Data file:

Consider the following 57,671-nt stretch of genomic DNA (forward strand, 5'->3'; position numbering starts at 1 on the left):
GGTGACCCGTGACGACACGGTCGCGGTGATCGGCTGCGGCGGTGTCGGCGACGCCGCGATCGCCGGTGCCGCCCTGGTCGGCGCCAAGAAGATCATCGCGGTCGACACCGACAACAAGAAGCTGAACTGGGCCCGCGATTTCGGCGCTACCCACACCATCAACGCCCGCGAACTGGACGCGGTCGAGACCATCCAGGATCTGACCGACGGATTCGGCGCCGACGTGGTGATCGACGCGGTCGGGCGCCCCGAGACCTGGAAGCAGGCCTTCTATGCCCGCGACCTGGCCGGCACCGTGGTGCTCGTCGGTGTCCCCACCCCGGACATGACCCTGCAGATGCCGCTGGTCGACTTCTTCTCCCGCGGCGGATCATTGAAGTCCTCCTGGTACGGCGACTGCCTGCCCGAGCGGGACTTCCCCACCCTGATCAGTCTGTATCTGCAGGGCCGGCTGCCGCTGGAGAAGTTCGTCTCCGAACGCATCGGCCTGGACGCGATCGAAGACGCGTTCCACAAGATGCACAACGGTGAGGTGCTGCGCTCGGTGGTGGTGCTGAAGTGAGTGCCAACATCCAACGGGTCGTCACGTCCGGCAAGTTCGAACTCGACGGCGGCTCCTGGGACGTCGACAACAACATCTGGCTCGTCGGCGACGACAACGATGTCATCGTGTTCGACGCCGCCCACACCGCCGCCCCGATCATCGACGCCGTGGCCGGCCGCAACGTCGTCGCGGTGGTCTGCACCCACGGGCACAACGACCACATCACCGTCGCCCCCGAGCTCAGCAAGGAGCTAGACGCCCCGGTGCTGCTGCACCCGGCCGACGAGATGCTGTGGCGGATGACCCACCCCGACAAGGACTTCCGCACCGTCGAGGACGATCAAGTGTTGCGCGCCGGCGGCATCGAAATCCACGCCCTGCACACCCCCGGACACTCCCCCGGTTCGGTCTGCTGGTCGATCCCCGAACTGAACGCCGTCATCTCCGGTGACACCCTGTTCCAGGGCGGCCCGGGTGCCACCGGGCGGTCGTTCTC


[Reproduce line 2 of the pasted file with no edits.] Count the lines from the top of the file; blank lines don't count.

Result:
GGTGACCCGTGACGACACGGTCGCGGTGATCGGCTGCGGCGGTGTCGGCGACGCCGCGATCGCCGGTGCCGCCCTGGTCGGCGCCAAGAAGATCATCGCGGTCGACACCGACAACAAGAAGCTGAACTGGGCCCGCGATTTCGGCGCTACCCACACCATCAACGCCCGCGAACTGGACGCGGTCGAGACCATCCAGGATCTGACCGACGGATTCGGCGCCGACGTGGTGATCGACGCGGTCGGGCGCCCCGAGACCTGGAAGCAGGCCTTCTATGCCCGCGACCTGGCCGGCACCGTGGTGCTCGTCGGTGTCCCCACCCCGGACATGACCCTGCAGATGCCGCTGGTCGACTTCTTCTCCCGCGGCGGATCATTGAAGTCCTCCTGGTACGGCGACTGCCTGCCCGAGCGGGACTTCCCCACCCTGATCAGTCTGTATCTGCAGGGCCGGCTGCCGCTGGAGAAGTTCGTCTCCGAACGCATCGGCCTGGACGCGATCGAAGACGCGTTCCACAAGATGCACAACGGTGAGGTGCTGCGCTCGGTGGTGGTGCTGAAGTGAGTGCCAACATCCAACGGGTCGTCACGTCCGGCAAGTTCGAACTCGACGGCGGCTCCTGGGACGTCGACAACAACATCTGGCTCGTCGGCGACGACAACGATGTCATCGTGTTCGACGCCGCCCACACCGCCGCCCCGATCATCGACGCCGTGGCCGGCCGCAACGTCGTCGCGGTGGTCTGCACCCACGGGCACAACGACCACATCACCGTCGCCCCCGAGCTCAGCAAGGAGCTAGACGCCCCGGTGCTGCTGCACCCGGCCGACGAGATGCTGTGGCGGATGACCCACCCCGACAAGGACTTCCGCACCGTCGAGGACGATCAAGTGTTGCGCGCCGGCGGCATCGAAATCCACGCCCTGCACACCCCCGGACACTCCCCCGGTTCGGTCTGCTGGTCGATCCCCGAACTGAACGCCGTCATCTCCGGTGACACCCTGTTCCAGGGCGGCCCGGGTGCCACCGGGCGGTCGTTCTC